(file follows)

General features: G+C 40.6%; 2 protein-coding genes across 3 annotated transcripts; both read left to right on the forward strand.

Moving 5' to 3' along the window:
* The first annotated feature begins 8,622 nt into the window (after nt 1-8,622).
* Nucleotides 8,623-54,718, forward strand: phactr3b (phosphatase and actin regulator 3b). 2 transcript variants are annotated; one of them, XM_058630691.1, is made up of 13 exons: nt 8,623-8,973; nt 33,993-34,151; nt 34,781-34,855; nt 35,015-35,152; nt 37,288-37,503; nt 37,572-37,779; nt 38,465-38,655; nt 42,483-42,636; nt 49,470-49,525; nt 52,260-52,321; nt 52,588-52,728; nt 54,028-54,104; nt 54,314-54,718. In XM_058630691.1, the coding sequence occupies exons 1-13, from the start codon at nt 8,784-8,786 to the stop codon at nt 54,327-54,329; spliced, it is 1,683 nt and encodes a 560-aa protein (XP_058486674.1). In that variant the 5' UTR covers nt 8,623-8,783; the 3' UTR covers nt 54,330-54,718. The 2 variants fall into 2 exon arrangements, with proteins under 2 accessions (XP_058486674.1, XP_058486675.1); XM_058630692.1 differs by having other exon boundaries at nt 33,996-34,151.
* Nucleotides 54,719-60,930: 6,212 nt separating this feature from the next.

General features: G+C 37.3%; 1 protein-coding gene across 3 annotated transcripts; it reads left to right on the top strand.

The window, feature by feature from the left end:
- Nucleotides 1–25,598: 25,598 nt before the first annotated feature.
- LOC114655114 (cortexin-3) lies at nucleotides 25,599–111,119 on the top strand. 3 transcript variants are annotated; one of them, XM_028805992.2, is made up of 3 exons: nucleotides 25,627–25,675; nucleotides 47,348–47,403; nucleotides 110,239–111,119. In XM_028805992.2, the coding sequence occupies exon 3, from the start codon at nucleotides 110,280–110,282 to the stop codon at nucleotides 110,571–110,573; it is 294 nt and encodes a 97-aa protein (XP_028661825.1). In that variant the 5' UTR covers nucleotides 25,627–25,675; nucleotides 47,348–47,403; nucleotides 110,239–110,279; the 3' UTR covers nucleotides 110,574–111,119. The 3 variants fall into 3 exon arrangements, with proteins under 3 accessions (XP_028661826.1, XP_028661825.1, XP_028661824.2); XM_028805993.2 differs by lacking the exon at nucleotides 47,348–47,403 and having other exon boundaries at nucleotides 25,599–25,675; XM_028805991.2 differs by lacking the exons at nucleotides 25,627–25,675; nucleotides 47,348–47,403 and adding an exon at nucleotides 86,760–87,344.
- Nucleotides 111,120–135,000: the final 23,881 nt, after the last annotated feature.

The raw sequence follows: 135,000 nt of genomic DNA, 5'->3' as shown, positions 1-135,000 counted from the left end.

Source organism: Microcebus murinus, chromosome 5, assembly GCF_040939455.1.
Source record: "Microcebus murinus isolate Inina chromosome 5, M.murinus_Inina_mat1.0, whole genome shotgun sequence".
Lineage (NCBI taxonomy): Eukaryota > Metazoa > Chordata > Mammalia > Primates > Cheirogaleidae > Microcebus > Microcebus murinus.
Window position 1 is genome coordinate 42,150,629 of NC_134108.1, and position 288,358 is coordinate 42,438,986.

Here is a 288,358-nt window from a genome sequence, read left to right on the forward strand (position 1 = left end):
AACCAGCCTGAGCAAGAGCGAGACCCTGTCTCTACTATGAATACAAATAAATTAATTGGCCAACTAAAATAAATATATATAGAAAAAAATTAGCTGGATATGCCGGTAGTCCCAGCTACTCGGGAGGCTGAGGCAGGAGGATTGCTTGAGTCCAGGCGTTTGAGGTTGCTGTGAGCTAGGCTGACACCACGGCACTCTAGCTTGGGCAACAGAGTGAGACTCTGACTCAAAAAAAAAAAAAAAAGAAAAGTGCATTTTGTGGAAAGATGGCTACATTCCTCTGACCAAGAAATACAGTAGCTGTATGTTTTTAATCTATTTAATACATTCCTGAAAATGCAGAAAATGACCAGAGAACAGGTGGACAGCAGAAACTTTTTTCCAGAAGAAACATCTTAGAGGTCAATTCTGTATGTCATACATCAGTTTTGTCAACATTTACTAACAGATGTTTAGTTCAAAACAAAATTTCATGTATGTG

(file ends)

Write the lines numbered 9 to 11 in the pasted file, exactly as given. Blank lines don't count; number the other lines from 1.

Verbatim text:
- LOC114655114 (cortexin-3) lies at nucleotides 25,599–111,119 on the top strand. 3 transcript variants are annotated; one of them, XM_028805992.2, is made up of 3 exons: nucleotides 25,627–25,675; nucleotides 47,348–47,403; nucleotides 110,239–111,119. In XM_028805992.2, the coding sequence occupies exon 3, from the start codon at nucleotides 110,280–110,282 to the stop codon at nucleotides 110,571–110,573; it is 294 nt and encodes a 97-aa protein (XP_028661825.1). In that variant the 5' UTR covers nucleotides 25,627–25,675; nucleotides 47,348–47,403; nucleotides 110,239–110,279; the 3' UTR covers nucleotides 110,574–111,119. The 3 variants fall into 3 exon arrangements, with proteins under 3 accessions (XP_028661826.1, XP_028661825.1, XP_028661824.2); XM_028805993.2 differs by lacking the exon at nucleotides 47,348–47,403 and having other exon boundaries at nucleotides 25,599–25,675; XM_028805991.2 differs by lacking the exons at nucleotides 25,627–25,675; nucleotides 47,348–47,403 and adding an exon at nucleotides 86,760–87,344.
- Nucleotides 111,120–135,000: the final 23,881 nt, after the last annotated feature.

The raw sequence follows: 135,000 nt of genomic DNA, 5'->3' as shown, positions 1-135,000 counted from the left end.